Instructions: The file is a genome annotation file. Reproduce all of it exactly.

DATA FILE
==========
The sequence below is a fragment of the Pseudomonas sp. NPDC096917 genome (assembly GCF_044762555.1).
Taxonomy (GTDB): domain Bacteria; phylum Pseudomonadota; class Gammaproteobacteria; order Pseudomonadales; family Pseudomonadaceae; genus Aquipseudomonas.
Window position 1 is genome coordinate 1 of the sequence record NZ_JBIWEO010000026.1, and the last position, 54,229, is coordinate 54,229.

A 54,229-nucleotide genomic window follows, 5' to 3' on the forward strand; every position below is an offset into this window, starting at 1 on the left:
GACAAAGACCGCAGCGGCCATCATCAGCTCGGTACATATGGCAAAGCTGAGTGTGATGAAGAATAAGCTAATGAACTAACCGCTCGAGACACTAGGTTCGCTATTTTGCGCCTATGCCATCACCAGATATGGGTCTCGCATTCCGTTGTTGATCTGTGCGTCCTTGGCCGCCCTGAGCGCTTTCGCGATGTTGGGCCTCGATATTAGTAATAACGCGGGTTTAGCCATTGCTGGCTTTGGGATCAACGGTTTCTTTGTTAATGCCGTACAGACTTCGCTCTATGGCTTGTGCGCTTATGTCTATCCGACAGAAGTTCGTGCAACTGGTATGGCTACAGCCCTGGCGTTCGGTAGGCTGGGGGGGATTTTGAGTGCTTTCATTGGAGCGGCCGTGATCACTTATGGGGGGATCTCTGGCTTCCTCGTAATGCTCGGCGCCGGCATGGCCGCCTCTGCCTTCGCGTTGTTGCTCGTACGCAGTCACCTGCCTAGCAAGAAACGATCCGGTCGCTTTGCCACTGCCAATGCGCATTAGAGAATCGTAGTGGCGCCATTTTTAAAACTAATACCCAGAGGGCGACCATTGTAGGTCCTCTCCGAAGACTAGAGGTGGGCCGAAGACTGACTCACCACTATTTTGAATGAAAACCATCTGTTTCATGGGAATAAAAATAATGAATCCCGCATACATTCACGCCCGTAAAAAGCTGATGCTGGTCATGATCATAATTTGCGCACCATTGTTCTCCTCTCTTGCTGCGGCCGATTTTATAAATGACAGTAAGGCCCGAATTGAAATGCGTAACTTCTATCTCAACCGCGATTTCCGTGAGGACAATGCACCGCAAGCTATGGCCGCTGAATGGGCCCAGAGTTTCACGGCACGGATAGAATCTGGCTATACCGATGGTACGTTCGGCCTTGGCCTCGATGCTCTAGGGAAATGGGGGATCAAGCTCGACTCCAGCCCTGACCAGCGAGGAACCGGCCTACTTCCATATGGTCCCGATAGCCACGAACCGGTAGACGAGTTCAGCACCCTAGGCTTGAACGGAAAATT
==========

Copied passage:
The sequence below is a fragment of the Pseudomonas sp. NPDC096917 genome (assembly GCF_044762555.1).
Taxonomy (GTDB): domain Bacteria; phylum Pseudomonadota; class Gammaproteobacteria; order Pseudomonadales; family Pseudomonadaceae; genus Aquipseudomonas.
Window position 1 is genome coordinate 1 of the sequence record NZ_JBIWEO010000026.1, and the last position, 54,229, is coordinate 54,229.

A 54,229-nucleotide genomic window follows, 5' to 3' on the forward strand; every position below is an offset into this window, starting at 1 on the left:
GACAAAGACCGCAGCGGCCATCATCAGCTCGGTACATATGGCAAAGCTGAGTGTGATGAAGAATAAGCTAATGAACTAACCGCTCGAGACACTAGGTTCGCTATTTTGCGCCTATGCCATCACCAGATATGGGTCTCGCATTCCGTTGTTGATCTGTGCGTCCTTGGCCGCCCTGAGCGCTTTCGCGATGTTGGGCCTCGATATTAGTAATAACGCGGGTTTAGCCATTGCTGGCTTTGGGATCAACGGTTTCTTTGTTAATGCCGTACAGACTTCGCTCTATGGCTTGTGCGCTTATGTCTATCCGACAGAAGTTCGTGCAACTGGTATGGCTACAGCCCTGGCGTTCGGTAGGCTGGGGGGGATTTTGAGTGCTTTCATTGGAGCGGCCGTGATCACTTATGGGGGGATCTCTGGCTTCCTCGTAATGCTCGGCGCCGGCATGGCCGCCTCTGCCTTCGCGTTGTTGCTCGTACGCAGTCACCTGCCTAGCAAGAAACGATCCGGTCGCTTTGCCACTGCCAATGCGCATTAGAGAATCGTAGTGGCGCCATTTTTAAAACTAATACCCAGAGGGCGACCATTGTAGGTCCTCTCCGAAGACTAGAGGTGGGCCGAAGACTGACTCACCACTATTTTGAATGAAAACCATCTGTTTCATGGGAATAAAAATAATGAATCCCGCATACATTCACGCCCGTAAAAAGCTGATGCTGGTCATGATCATAATTTGCGCACCATTGTTCTCCTCTCTTGCTGCGGCCGATTTTATAAATGACAGTAAGGCCCGAATTGAAATGCGTAACTTCTATCTCAACCGCGATTTCCGTGAGGACAATGCACCGCAAGCTATGGCCGCTGAATGGGCCCAGAGTTTCACGGCACGGATAGAATCTGGCTATACCGATGGTACGTTCGGCCTTGGCCTCGATGCTCTAGGGAAATGGGGGATCAAGCTCGACTCCAGCCCTGACCAGCGAGGAACCGGCCTACTTCCATATGGTCCCGATAGCCACGAACCGGTAGACGAGTTCAGCACCCTAGGCTTGAACGGAAAATT